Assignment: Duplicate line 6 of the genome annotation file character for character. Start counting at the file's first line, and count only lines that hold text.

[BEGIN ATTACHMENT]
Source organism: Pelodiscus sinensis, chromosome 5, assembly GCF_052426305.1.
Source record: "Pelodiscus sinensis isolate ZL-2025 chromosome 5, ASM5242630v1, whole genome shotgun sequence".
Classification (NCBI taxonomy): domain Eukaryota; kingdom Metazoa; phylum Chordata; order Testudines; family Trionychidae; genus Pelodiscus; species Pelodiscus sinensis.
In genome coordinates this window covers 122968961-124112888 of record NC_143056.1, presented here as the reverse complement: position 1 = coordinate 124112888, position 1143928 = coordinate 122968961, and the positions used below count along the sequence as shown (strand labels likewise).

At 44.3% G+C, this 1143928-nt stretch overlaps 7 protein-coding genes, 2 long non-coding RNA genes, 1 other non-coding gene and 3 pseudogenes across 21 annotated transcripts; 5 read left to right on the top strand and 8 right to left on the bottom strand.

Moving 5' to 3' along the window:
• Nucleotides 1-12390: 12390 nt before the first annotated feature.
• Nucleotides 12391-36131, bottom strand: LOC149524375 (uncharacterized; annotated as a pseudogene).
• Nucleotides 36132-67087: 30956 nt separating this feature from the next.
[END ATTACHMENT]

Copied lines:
Moving 5' to 3' along the window: